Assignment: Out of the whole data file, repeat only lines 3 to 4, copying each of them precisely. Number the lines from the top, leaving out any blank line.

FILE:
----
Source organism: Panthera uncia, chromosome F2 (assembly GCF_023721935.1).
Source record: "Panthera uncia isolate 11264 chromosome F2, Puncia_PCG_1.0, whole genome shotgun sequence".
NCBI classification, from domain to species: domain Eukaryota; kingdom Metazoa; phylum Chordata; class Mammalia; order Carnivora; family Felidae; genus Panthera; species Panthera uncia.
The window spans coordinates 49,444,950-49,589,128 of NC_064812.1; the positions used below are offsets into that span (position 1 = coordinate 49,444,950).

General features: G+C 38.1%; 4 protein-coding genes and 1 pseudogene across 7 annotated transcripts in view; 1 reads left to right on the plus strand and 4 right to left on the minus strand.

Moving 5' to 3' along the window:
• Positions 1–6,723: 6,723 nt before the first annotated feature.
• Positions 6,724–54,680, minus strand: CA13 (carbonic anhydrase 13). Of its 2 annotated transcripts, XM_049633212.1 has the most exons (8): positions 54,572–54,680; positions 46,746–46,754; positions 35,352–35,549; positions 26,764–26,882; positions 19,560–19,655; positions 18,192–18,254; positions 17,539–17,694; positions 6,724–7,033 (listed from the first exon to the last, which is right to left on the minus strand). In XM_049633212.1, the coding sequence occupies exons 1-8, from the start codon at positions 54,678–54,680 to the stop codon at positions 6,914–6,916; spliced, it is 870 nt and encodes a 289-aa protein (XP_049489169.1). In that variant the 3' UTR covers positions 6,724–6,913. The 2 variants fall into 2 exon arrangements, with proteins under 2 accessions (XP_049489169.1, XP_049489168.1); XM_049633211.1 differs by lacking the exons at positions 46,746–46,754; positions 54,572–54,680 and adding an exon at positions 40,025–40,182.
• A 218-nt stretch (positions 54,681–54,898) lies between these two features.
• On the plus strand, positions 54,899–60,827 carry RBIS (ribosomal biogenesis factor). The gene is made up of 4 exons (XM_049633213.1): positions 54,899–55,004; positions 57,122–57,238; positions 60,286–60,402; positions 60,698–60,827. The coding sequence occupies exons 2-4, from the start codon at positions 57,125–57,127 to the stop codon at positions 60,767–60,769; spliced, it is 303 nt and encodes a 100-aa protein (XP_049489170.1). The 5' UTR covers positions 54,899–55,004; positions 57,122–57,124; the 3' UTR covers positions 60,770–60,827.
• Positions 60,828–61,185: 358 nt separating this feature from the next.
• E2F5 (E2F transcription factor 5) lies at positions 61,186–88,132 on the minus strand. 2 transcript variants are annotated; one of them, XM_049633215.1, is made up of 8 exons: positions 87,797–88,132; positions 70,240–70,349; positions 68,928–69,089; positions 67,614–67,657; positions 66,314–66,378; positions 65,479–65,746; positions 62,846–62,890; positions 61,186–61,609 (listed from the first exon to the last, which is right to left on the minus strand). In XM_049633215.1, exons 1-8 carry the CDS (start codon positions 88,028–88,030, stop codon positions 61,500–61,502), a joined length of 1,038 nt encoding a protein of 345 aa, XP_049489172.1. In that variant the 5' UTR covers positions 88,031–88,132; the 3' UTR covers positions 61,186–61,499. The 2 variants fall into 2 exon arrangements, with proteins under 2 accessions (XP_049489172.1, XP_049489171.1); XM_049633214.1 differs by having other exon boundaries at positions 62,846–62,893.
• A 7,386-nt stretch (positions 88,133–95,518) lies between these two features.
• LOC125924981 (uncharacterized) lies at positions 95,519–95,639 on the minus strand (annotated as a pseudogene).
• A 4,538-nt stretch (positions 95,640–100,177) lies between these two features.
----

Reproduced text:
NCBI classification, from domain to species: domain Eukaryota; kingdom Metazoa; phylum Chordata; class Mammalia; order Carnivora; family Felidae; genus Panthera; species Panthera uncia.
The window spans coordinates 49,444,950-49,589,128 of NC_064812.1; the positions used below are offsets into that span (position 1 = coordinate 49,444,950).